Publication: Monitor Volume: 7 Issue: 38

Andrei Illarionov, President Vladimir Putin’s outspoken economic adviser, has said that the Russian economy is now in recession. The only way to ensure a return to economic growth, he continued, is to have a 5-percent federal budget surplus. In an interview with the website, Illarionov cited just-released data from the government’s Center for Economic Conditions. This data shows that while the economy turned in an overall impressive performance last year, with the gross domestic product growing by more than 7 percent, industrial growth had already begun to drop off and go into the red late last year. Industrial growth for December 2000 was down 0.8 percent from the previous month. In January of this year it was down again another 0.8 percent from December. Overall, the volume of industrial growth last month was 2 percent lower than it was in October 2000. According to Illarionov, the figures show that the Russian economy is in a recession of “serious dimensions.” The presidential adviser said that the negative tendencies were even more pronounced in certain sectors. Thus, while the natural resource sectors–meaning mostly the energy sector–are either continuing to grow or experiencing only insignificant production drops, such sectors as machine-building, construction materials and ferrous metals have showed marked drops in production. The machine-building sector has been in recession for four months, having shrunk 9.5 percent since September of last year, while the production of construction materials has been shrinking for five months. January’s figures showed that the production of construction materials was down 8.2 percent from August 2000.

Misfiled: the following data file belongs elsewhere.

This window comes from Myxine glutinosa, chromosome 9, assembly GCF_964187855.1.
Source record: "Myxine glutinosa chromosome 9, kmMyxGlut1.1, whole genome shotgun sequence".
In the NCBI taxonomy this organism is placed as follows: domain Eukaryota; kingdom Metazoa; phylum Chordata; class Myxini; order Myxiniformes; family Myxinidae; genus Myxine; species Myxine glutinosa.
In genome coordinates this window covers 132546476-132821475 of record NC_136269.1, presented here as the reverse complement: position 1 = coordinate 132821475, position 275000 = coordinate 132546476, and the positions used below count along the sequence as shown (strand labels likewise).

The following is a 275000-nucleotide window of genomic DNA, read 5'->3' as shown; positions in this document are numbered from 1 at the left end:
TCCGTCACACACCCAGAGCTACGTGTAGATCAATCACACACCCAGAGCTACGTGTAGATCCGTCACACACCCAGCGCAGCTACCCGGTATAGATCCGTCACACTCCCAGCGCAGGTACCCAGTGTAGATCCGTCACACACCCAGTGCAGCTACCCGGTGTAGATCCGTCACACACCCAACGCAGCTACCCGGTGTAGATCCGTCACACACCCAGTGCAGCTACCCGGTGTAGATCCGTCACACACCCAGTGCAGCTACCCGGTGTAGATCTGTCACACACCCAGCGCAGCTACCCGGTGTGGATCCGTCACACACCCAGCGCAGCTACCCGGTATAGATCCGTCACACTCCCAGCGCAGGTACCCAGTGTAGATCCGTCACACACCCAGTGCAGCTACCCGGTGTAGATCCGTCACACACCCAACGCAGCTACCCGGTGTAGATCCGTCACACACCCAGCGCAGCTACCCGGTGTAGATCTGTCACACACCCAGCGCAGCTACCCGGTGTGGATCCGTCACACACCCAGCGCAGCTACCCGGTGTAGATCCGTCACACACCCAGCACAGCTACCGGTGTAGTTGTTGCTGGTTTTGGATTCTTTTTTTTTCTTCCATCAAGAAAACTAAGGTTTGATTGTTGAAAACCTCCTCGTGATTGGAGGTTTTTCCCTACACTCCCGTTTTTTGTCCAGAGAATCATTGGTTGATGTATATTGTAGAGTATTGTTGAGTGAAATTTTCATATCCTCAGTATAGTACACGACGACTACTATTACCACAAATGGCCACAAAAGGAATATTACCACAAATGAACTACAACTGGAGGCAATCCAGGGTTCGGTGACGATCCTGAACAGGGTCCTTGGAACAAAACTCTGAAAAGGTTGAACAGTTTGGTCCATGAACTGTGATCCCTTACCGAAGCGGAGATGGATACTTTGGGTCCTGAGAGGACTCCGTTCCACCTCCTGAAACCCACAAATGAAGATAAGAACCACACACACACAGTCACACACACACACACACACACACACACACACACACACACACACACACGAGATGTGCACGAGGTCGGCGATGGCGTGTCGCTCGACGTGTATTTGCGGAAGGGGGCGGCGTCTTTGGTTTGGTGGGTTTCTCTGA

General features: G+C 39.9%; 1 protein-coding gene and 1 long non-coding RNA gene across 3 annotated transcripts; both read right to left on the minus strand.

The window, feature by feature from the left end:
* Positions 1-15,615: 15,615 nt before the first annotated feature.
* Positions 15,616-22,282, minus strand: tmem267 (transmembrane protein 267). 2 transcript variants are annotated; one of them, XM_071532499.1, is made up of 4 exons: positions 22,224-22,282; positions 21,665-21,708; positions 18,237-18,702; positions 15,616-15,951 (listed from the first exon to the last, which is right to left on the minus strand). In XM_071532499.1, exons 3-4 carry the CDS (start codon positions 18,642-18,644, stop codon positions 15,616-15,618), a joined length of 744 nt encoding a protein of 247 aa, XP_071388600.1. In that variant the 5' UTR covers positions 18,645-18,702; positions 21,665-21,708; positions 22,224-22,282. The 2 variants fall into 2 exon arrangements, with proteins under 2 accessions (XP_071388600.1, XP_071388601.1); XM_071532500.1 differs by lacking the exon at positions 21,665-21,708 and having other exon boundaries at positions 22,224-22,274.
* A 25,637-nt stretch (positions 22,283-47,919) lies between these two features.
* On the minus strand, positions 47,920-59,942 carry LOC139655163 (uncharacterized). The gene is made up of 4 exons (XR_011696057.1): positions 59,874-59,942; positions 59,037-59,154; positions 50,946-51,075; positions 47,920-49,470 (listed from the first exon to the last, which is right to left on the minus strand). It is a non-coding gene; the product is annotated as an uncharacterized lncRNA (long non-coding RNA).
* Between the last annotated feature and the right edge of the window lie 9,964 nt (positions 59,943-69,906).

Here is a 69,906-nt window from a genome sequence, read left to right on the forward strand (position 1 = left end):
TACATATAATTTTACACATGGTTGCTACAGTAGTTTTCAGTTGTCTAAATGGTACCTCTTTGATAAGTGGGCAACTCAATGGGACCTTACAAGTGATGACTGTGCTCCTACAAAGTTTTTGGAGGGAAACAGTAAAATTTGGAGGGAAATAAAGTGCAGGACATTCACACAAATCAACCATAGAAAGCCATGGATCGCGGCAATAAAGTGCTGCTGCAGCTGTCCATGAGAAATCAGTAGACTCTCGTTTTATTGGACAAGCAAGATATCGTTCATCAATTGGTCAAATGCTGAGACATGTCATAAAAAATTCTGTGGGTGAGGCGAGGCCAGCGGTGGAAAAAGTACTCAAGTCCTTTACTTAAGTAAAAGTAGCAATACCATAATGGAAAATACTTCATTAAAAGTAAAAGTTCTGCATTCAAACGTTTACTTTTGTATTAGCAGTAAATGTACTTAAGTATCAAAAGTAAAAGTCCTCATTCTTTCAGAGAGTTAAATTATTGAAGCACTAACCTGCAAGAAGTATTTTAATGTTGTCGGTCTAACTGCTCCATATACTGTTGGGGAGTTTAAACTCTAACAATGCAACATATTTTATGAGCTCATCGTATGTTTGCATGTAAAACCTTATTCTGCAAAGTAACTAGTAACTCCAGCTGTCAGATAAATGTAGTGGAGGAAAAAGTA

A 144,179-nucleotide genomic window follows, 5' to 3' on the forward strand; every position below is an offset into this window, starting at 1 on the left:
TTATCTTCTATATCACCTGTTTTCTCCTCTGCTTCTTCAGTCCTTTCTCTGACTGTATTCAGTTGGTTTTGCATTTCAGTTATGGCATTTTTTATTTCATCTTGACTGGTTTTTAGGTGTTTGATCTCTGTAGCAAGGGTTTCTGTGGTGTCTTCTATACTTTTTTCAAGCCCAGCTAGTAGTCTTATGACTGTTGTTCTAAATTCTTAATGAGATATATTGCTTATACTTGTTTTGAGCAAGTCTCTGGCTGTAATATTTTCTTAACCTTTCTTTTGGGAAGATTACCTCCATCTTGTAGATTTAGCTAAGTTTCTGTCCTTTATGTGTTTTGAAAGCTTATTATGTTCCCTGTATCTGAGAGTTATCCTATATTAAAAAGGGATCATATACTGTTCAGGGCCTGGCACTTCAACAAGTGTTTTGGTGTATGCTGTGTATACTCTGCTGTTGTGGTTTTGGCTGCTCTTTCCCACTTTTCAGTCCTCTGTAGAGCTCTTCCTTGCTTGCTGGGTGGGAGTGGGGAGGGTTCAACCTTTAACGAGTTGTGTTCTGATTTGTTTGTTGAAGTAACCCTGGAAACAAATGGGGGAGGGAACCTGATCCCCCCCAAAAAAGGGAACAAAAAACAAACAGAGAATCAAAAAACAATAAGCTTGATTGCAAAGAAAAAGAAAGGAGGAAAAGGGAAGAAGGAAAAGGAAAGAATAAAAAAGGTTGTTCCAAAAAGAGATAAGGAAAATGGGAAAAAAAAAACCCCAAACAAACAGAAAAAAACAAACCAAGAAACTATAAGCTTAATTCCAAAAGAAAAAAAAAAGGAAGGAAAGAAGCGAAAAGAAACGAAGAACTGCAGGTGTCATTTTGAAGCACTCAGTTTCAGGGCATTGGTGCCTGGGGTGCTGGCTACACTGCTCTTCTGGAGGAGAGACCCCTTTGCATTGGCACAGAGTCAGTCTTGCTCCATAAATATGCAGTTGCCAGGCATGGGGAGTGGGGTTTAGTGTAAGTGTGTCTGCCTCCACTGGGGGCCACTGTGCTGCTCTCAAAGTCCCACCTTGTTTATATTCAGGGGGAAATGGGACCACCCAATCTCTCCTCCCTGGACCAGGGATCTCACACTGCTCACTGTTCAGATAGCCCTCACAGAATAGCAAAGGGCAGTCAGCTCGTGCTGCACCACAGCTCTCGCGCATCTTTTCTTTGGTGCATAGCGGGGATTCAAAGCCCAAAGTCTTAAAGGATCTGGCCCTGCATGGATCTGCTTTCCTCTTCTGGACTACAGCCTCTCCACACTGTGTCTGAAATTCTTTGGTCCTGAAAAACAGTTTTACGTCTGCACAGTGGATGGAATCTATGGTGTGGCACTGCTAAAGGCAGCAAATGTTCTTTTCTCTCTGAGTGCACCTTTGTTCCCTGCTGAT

Illarionov said that an overall budget surplus of at least 5 percent was the only way to overcome the recession, and warned that if the government did not cut spending, the country would face a “very unpleasant situation” once world oil prices begin to fall (, February 22). Illarionov has repeatedly called on the government to reduce spending and criticized what he sees as its excessive dependence on oil export revenues and foreign loans (see the Monitor, October 26, 2000). His latest warning coincided with yesterday’s vote in the State Duma over controversial amendments to this year’s federal budget. Despite noisy criticism from the Communist Party of the Russian Federation faction, the parliament’s lower house voted overwhelmingly in favor of proposals to direct additional funds toward paying off Russia’s foreign debt. Among other things, the Duma passed a measure by which the first 41 billion rubles (some US$1.46 billion) in extra revenues–including money from a new round of privatizations–will go toward paying interest on the country’s foreign debt. The Communist and the Fatherland-All Russia factions had opposed lifting a ban on privatizing major state enterprises. Deputy Prime Minister Aleksei Kudrin said earlier this week that besides paying off the foreign debt, the government plans, among other things, to raise the salaries of state workers by 20 percent later this year (Moscow Times, February 22-23).

Also yesterday, the cabinet discussed the issue of state support for small business for the first time since last November. Prime Minister Mikhail Kasyanov said that the government in recent years had not created additional stimuli for the development of “one of the most important sectors of the Russian economy.” Kasyanov ordered the Finance Ministry and the Antimonopoly Ministry to work out a special taxation regime for small businesses, the state’s Sberbank to assist in organizing a system of crediting of small businesses, and the Property Ministry to make easier for entrepreneurs to rent state property (Russian agencies, February 22).

While Russia’s small entrepreneurs may welcome these gestures and statements of government support, their lives remain difficult thanks to the economy’s continued over-bureaucratization and concomitant corruption (something, it is true, the Putin administration has vowed to address), the lack of legal safeguards and the power of organized crime (which remains unchecked). As a result of such problems, there were only 875,500 small businesses registered in Russia as of last October–35,000 less than in 1994 (Segodnya, February 23). By way of contrast, Poland, whose population is practically four times smaller than Russia’s, had some 2 million small businesses as of 1999 (OECD Policy Brief, “Stimulating private enterprises in transition economies,” March 1999).